A cutscene from Diablo III: Reaper of SoulsThere’s also been wild rumours of a Diablo Netflix series of all things, and while I think there’s a decent chance it may be announced at BlizzCon, I don’t see it filling up a “What’s Next” panel, which are always about new game updates.

Considering all that, I believe the most likely scenario is that we will see the announcement of another DLC for Diablo III, possibly alongside (maybe even tying into) the Netflix series. I expect a new class (probably druid or something similar), and maybe a small amount of new story or a new gameplay feature.

What I want to happen:

The trouble is most of the things I’d want to see at BlizzCon this year are so vanishingly unlikely it’s hardly worth mentioning them even as a wishlist.

I want WoW to announce an end to the subscription, Pathfinder achievements, and the Alliance/Horde conflict. I’d also like to see Vrykul, Forsaken High Elves, and Sargerai as playable Allied Races. And hey, might as well throw in that dark ranger class I’ve wanted forever while we’re at it. And bring back artifact weapons! And badges!

With blackjack! And hookers!

I want a single-player campaign and a permanent, repeatable co-op mode for Overwatch. A robust co-op mode for Heroes of the Storm would be pretty cool, too.

Hierarch Artanis and Executor Selendis rally the Golden Armada in StarCraft II: Legacy of the VoidI’d like to see Selendis announced as the next co-op commander — this at least is somewhat within the realm of possibility — with a strong focus on air units, and the Planetcracker.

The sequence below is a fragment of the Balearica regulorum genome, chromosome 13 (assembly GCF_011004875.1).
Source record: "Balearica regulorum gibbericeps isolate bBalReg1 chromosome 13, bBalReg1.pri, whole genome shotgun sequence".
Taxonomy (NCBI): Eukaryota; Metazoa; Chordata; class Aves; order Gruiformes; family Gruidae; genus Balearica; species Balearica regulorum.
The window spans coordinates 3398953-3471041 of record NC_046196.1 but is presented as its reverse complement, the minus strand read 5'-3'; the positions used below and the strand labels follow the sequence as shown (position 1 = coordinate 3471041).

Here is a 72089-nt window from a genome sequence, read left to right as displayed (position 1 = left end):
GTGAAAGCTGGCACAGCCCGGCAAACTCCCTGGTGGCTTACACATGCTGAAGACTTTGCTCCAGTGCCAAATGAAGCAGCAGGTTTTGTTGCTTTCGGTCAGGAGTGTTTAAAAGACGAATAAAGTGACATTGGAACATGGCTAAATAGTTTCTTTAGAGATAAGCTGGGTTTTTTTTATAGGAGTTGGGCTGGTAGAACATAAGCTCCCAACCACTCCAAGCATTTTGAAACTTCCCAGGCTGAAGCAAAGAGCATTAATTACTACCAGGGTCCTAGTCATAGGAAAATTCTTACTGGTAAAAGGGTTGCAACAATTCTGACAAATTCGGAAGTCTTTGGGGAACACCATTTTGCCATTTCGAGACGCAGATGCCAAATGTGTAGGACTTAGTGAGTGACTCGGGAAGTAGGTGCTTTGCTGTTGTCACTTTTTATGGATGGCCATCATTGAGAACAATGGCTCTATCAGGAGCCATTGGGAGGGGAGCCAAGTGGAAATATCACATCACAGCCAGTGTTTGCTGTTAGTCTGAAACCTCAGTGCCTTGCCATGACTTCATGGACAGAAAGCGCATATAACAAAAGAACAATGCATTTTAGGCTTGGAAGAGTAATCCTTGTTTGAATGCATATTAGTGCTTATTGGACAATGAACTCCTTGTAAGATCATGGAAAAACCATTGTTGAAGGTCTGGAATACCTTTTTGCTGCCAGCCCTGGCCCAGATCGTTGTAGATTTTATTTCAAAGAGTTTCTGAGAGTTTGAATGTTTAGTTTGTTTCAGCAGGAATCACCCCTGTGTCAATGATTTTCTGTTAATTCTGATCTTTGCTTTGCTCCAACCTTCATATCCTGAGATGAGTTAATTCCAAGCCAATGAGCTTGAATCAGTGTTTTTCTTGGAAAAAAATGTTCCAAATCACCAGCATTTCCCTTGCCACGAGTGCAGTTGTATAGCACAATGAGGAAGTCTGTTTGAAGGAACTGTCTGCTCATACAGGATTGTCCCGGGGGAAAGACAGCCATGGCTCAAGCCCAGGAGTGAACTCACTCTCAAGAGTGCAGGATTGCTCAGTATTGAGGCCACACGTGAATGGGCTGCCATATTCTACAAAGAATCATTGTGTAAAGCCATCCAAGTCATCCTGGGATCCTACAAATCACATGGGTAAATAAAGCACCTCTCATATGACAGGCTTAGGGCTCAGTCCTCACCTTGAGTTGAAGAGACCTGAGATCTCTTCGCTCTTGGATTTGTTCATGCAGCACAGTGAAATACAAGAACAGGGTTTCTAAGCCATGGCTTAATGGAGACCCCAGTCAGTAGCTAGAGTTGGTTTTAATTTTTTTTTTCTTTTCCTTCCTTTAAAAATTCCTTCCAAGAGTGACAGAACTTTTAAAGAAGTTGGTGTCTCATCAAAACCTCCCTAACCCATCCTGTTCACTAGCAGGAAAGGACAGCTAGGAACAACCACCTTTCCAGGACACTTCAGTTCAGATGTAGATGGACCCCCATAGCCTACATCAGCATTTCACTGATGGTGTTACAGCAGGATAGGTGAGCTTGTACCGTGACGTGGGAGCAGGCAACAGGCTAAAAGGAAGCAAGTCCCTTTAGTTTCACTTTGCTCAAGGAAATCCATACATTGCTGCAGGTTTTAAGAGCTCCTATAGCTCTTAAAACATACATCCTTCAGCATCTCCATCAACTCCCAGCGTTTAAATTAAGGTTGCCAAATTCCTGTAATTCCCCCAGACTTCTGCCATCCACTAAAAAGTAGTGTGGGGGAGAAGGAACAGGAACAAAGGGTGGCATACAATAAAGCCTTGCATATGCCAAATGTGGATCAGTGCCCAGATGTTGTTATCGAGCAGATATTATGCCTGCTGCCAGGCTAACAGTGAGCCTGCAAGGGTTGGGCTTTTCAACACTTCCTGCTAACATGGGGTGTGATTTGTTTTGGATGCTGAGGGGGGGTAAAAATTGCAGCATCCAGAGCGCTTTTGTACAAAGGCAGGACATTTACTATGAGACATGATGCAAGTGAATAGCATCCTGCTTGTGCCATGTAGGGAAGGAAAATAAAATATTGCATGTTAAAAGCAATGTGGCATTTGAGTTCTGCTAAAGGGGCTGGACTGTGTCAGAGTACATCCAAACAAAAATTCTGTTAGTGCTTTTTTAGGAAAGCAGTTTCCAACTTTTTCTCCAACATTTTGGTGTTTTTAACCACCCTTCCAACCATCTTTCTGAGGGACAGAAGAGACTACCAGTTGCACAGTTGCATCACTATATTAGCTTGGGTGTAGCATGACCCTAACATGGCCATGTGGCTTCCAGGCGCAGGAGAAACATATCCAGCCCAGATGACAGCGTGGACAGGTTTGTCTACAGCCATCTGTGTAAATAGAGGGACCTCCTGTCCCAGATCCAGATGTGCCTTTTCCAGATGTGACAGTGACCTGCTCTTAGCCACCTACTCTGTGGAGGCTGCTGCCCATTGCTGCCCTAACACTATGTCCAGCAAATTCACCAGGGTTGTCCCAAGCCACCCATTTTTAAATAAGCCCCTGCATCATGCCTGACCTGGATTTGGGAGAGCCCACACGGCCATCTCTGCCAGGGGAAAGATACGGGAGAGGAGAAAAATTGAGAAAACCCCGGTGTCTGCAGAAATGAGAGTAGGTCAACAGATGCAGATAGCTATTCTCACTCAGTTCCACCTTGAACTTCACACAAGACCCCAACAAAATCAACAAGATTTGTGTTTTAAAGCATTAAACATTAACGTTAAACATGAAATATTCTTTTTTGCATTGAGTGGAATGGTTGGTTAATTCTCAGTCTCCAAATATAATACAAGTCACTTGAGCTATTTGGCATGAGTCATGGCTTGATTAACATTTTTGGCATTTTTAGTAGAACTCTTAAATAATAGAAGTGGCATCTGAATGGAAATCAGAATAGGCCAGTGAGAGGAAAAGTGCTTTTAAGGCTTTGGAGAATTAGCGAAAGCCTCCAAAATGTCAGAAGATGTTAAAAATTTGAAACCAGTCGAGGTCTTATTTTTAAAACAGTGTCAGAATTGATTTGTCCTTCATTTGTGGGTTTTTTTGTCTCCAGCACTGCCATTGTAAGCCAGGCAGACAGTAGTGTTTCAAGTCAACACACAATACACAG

I’d also love more story DLC for StarCraft II. Again, ideally focusing on Selendis, though I’d also accept stories about Stukov or Talandar.

Most of all, I want a new expansion for Diablo III, with a full graphical overhaul to the Heroes of the Storm/SC2 engine, redemption for Leah’s soul, Imperius as a boss we can kill, a new class, and a final resolution to the Eternal Conflict.

But of all of those, Selendis in co-op is the only that seems even remotely feasible, unfortunately.

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Making Memories

Recently I read an interesting post by Bhagpuss of Inventory Full. He starts out talking about WvW in Guild Wars 2 and ends up veering hard into the realm of existentialism (and if that doesn’t convince you to give his blog a try, I don’t know what would).

My avatar silhouetted against the moon in the dearly departed LandmarkIt touches on a topic that comes up often in gaming circles. It gets phrased different ways, but fundamentally, the question is, “Are we wasting our lives by playing video games?”

Bhagpuss’ answer to that appears to be a hard no. Many feel similarly — that if you enjoy yourself, it’s not time wasted, no matter how impermanent and abstract video games may be.

As someone who has spent what is by almost any standard an unhealthy amount of my life playing video games (and engaging in other pastimes), I have a more complex view of things. I don’t regret all of the time I’ve spent gaming, but I do regret some of it, and I’m trying to get better at focusing on games that I’m not likely to regret playing.